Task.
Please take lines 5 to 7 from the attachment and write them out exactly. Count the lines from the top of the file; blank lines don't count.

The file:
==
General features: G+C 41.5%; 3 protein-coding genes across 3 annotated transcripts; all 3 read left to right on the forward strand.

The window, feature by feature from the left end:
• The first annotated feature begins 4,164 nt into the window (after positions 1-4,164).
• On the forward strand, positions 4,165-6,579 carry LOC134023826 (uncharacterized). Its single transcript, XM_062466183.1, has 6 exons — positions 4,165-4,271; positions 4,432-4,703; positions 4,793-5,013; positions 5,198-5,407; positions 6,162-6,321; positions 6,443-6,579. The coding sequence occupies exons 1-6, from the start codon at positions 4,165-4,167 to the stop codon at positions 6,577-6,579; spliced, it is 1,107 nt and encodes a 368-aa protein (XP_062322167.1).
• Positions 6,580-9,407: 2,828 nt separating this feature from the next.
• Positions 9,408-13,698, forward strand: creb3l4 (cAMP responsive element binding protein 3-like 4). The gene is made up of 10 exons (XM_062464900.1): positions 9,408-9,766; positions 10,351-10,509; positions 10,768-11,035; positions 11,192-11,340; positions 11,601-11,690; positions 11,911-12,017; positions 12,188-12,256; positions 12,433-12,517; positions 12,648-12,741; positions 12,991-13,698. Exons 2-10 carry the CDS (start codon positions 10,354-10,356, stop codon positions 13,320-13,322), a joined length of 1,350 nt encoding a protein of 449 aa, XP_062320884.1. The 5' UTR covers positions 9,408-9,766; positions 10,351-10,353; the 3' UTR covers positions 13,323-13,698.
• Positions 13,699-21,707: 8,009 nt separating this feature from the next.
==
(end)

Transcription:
• Positions 6,580-9,407: 2,828 nt separating this feature from the next.
• Positions 9,408-13,698, forward strand: creb3l4 (cAMP responsive element binding protein 3-like 4). The gene is made up of 10 exons (XM_062464900.1): positions 9,408-9,766; positions 10,351-10,509; positions 10,768-11,035; positions 11,192-11,340; positions 11,601-11,690; positions 11,911-12,017; positions 12,188-12,256; positions 12,433-12,517; positions 12,648-12,741; positions 12,991-13,698. Exons 2-10 carry the CDS (start codon positions 10,354-10,356, stop codon positions 13,320-13,322), a joined length of 1,350 nt encoding a protein of 449 aa, XP_062320884.1. The 5' UTR covers positions 9,408-9,766; positions 10,351-10,353; the 3' UTR covers positions 13,323-13,698.
• Positions 13,699-21,707: 8,009 nt separating this feature from the next.